Sharing our own reality

Our memories are often not reality, but rather what we have heard, or what we want to remember, and for those of us losing our memories, then our reality can change dramatically. For someone without dementia trying to understand our new reality, especially when it can change at any moment in time, must be one hell of a complicated ride! In a blog Dementia: ‘Take Your Time’ written by an online friend of mine in the UK Paul Collins (whom I hope to meet later this year), and who is also a fellow Willie Nelson fan and a care partner for his wife Maureen, part of one sentence he wrote in that blog really stood out.

...give me a couple of hours to myself where I can mix with other people who might share something of my reality.”

Often, I read articles or books or hear from experts advising care partners or staff to simply go along with the reality of the person with dementia. That is of course, easier said than done, and for a full time family member or friend who is a care partner, not to have time in your own reality must be very difficult. For staff, it should be easy, as they are only with the person with dementia for a short time, and in the home care setting, sometimes for as little as one hour, or at worst, an eight hour shift if working in a residential care facility . Spending time in the reality of the person with dementia should be really easy, when you can leave at the end of their shift.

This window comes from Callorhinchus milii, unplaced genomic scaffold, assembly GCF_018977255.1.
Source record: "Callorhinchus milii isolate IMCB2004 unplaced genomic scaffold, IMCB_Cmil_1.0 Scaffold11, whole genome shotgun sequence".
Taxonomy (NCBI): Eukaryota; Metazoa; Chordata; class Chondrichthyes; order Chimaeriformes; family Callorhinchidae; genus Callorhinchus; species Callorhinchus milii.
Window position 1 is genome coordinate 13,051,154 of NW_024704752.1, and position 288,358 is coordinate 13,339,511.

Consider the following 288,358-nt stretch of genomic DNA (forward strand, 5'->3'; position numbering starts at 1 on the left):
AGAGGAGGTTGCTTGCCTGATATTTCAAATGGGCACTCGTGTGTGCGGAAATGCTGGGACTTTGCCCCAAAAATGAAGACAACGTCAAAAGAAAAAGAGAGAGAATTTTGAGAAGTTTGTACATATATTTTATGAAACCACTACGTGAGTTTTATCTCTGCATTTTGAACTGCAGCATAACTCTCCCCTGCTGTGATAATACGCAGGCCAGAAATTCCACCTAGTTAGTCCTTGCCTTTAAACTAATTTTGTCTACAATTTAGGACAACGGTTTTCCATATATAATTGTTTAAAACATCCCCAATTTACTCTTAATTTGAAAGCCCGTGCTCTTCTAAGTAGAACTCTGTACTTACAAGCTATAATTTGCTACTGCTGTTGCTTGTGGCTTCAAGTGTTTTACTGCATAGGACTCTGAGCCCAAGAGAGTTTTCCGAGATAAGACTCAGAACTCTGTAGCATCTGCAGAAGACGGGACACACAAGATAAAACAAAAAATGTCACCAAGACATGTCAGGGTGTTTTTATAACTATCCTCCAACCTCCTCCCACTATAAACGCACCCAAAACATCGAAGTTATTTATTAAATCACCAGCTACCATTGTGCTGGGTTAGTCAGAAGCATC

But what of the care partner who is living at home and supporting someone they love with dementia? The impact on them when they are the only person there almost all of the time, with no-one to share his or her reality. Yes, it is true, we become isolated, and many family and friends simply stop visiting… that is an anecdotal AND evidence based fact!

Maybe even more than the physical and emotional break they need, the very real human need to spend time with people in your own reality is important, and as I read comments and blogs written by care partners, it seems to be desperately so for some. The notion that a care partner ‘care or support’ someone all of the time, is unrealistic, for them, and for us. Only yesterday, I was discussing the very real need for care partners and people with dementia or someone needing full time support, to spend time apart.

This is true in relationships before dementia, and I suspect does not stop being the case after. I know from my own perspective, even though being home alone when my husband is at work can be lonely, and occasionally, nerve racking, it is also necessary for us both. I’m not looking forward to the time when I’ll become desperate if he tries to leave me on my own, or even worse than that, if I have no idea who he is…



13 thoughts on “Sharing our own reality

  1. Hi Kate,